NORTH TEXAS (CBS 11 NEWS) - March 6, 2014 was a day that changed Kathryn Kuehn's life forever. That was the day her husband rushed her to the emergency room at Baylor Plano.
Doctors said Kuehn was incredibly sick. A 'Group A' streptococcal infection had spread through her body – it may have been caused by something as simple as a scratch – and Kuehn was experiencing organ failure and septic shock.
"When you're septic – which is the overwhelming, systemic infection – your blood pressure drops dramatically," explained Dr. Scott Biedermann, Kuehn's nephrologist at Baylor Plano.
Kuehn was not getting good blood flow to parts of her arms and legs. Amputation was the prognosis.
"It's hard on the families to make those decisions. And the doctors... are we doing the right things to this younger lady, taking all these parts off? Is she going to be okay when she wakes up, that we've done all this?" Dr. Biedermann asked. "So, it's hard on everybody."
At the time of her illness Kuehn, a mother of two young boys, was only 40-years-old.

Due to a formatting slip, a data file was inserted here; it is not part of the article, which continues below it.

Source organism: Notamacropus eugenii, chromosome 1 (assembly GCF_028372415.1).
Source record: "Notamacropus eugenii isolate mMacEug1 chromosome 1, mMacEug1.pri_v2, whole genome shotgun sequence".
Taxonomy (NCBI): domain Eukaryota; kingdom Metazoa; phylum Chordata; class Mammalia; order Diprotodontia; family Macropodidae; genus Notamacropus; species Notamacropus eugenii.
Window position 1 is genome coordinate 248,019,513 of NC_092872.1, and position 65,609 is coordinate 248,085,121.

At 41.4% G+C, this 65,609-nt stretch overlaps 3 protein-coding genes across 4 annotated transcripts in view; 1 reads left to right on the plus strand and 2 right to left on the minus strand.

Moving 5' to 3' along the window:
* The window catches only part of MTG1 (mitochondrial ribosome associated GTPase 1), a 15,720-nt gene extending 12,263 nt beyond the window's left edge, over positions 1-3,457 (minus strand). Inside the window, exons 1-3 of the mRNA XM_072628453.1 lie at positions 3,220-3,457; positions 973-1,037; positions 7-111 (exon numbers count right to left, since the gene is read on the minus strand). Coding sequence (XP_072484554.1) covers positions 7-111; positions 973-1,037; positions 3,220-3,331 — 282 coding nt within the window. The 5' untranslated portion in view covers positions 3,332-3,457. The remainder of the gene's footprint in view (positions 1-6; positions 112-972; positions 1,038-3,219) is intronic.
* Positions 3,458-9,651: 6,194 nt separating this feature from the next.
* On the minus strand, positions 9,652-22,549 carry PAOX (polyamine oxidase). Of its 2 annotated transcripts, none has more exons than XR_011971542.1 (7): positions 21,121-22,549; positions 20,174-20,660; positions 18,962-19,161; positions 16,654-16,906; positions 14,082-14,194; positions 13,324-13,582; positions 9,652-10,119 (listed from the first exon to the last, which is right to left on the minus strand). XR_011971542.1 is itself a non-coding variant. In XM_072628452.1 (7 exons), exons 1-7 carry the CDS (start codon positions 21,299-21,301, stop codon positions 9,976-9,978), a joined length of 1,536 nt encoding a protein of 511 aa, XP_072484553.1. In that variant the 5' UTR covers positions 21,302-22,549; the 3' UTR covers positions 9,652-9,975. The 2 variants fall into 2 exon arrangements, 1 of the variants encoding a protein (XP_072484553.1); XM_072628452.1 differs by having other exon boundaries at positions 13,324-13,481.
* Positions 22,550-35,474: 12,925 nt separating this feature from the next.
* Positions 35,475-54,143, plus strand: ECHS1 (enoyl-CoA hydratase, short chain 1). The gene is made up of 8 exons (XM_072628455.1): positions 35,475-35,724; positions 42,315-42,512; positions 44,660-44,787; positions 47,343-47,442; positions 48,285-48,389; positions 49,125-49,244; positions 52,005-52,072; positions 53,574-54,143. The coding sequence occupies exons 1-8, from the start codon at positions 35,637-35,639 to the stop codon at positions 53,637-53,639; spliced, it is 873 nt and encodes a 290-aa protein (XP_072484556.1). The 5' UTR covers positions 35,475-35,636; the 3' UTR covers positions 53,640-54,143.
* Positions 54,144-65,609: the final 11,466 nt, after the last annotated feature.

"It wasn't a choice. I did not have a choice about it," she said. "I just kind of deal with what I have, and do the best I can for me and my family."
The Richardson mom spent three months in the hospital ICU. She then moved to Baylor Institute for Rehabilitation. For two and a half months, she worked five days a week, for three hours a day on physical and occupational therapy. That included learning to first use her new prosthetic feet, and later, her prosthetic hands.
Kuehn says her family and her caregivers kept her motivated, while the caregivers say they are constantly inspired by Kuehn's strength.
"We said it when she was in the hospital, and we still say it – she is absolutely the strongest woman that we have ever known," said ICU nurse Michelle Constance.
Even in rehabilitation, her nurses and doctors from the Baylor Plano ICU would frequently visit.
"I couldn't have made it without all of them. Everybody's been so supportive, and I've come a long way in a year," said Kuehn.
On March 6, 2015, one year to the day that Kuehn was admitted to the hospital, she returned.
ICU nurse Terrie Dagenhart had been one of the people encouraging Kuehn. "I remember telling her, I can't wait for the day you come back and walk in here and see us."
The staff gathered to welcome Kuehn, and clapped as the ICU doors flew open. In walked Kuehn, just as she promised. "It felt really good," she said.
"The course that her disease took and what she had to go through each day to get over that was just mind-blowing for us. It shows an incredible amount of courage and strength from her," said the nurses.
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